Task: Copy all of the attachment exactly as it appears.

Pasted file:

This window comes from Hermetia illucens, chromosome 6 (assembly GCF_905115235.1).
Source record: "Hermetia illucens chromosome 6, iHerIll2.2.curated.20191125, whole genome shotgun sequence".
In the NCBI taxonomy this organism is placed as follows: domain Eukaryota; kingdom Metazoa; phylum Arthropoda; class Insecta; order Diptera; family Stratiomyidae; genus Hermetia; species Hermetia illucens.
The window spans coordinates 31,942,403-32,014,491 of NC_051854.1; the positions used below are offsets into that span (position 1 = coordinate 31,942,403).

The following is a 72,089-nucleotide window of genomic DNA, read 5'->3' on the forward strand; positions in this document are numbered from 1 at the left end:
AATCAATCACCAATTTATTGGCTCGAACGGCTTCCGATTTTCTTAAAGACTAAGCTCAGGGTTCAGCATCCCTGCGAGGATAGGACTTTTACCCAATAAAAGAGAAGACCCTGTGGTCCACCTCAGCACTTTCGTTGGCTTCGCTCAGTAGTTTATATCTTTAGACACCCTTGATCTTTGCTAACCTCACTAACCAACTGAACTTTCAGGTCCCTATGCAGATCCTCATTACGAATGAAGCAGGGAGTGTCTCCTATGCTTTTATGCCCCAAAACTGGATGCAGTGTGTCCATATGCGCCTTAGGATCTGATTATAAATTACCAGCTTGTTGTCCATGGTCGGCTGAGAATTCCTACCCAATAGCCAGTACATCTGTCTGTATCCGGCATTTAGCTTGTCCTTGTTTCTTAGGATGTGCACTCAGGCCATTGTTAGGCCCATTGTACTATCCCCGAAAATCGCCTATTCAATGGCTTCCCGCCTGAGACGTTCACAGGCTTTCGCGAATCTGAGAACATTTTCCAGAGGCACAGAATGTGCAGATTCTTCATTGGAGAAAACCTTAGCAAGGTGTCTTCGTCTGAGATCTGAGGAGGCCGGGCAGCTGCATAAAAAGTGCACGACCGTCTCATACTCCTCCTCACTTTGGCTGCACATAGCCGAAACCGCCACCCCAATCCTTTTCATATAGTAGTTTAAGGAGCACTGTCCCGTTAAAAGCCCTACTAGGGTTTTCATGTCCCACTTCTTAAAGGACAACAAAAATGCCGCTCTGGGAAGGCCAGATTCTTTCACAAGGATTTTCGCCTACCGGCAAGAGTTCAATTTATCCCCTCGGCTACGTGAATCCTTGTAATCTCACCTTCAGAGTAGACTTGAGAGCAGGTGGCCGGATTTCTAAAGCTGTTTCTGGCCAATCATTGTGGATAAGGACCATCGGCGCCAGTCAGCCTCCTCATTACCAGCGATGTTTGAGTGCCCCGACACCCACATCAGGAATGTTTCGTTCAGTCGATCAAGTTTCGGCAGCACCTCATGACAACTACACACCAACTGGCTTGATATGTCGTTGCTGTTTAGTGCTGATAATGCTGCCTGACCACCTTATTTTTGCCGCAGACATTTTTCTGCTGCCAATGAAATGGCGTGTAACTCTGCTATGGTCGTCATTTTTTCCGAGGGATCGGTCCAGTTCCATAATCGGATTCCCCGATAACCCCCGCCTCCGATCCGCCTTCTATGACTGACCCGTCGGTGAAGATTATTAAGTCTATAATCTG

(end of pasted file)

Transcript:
This window comes from Hermetia illucens, chromosome 6 (assembly GCF_905115235.1).
Source record: "Hermetia illucens chromosome 6, iHerIll2.2.curated.20191125, whole genome shotgun sequence".
In the NCBI taxonomy this organism is placed as follows: domain Eukaryota; kingdom Metazoa; phylum Arthropoda; class Insecta; order Diptera; family Stratiomyidae; genus Hermetia; species Hermetia illucens.
The window spans coordinates 31,942,403-32,014,491 of NC_051854.1; the positions used below are offsets into that span (position 1 = coordinate 31,942,403).

The following is a 72,089-nucleotide window of genomic DNA, read 5'->3' on the forward strand; positions in this document are numbered from 1 at the left end:
AATCAATCACCAATTTATTGGCTCGAACGGCTTCCGATTTTCTTAAAGACTAAGCTCAGGGTTCAGCATCCCTGCGAGGATAGGACTTTTACCCAATAAAAGAGAAGACCCTGTGGTCCACCTCAGCACTTTCGTTGGCTTCGCTCAGTAGTTTATATCTTTAGACACCCTTGATCTTTGCTAACCTCACTAACCAACTGAACTTTCAGGTCCCTATGCAGATCCTCATTACGAATGAAGCAGGGAGTGTCTCCTATGCTTTTATGCCCCAAAACTGGATGCAGTGTGTCCATATGCGCCTTAGGATCTGATTATAAATTACCAGCTTGTTGTCCATGGTCGGCTGAGAATTCCTACCCAATAGCCAGTACATCTGTCTGTATCCGGCATTTAGCTTGTCCTTGTTTCTTAGGATGTGCACTCAGGCCATTGTTAGGCCCATTGTACTATCCCCGAAAATCGCCTATTCAATGGCTTCCCGCCTGAGACGTTCACAGGCTTTCGCGAATCTGAGAACATTTTCCAGAGGCACAGAATGTGCAGATTCTTCATTGGAGAAAACCTTAGCAAGGTGTCTTCGTCTGAGATCTGAGGAGGCCGGGCAGCTGCATAAAAAGTGCACGACCGTCTCATACTCCTCCTCACTTTGGCTGCACATAGCCGAAACCGCCACCCCAATCCTTTTCATATAGTAGTTTAAGGAGCACTGTCCCGTTAAAAGCCCTACTAGGGTTTTCATGTCCCACTTCTTAAAGGACAACAAAAATGCCGCTCTGGGAAGGCCAGATTCTTTCACAAGGATTTTCGCCTACCGGCAAGAGTTCAATTTATCCCCTCGGCTACGTGAATCCTTGTAATCTCACCTTCAGAGTAGACTTGAGAGCAGGTGGCCGGATTTCTAAAGCTGTTTCTGGCCAATCATTGTGGATAAGGACCATCGGCGCCAGTCAGCCTCCTCATTACCAGCGATGTTTGAGTGCCCCGACACCCACATCAGGAATGTTTCGTTCAGTCGATCAAGTTTCGGCAGCACCTCATGACAACTACACACCAACTGGCTTGATATGTCGTTGCTGTTTAGTGCTGATAATGCTGCCTGACCACCTTATTTTTGCCGCAGACATTTTTCTGCTGCCAATGAAATGGCGTGTAACTCTGCTATGGTCGTCATTTTTTCCGAGGGATCGGTCCAGTTCCATAATCGGATTCCCCGATAACCCCCGCCTCCGATCCGCCTTCTATGACTGACCCGTCGGTGAAGATTATTAAGTCTATAATCTG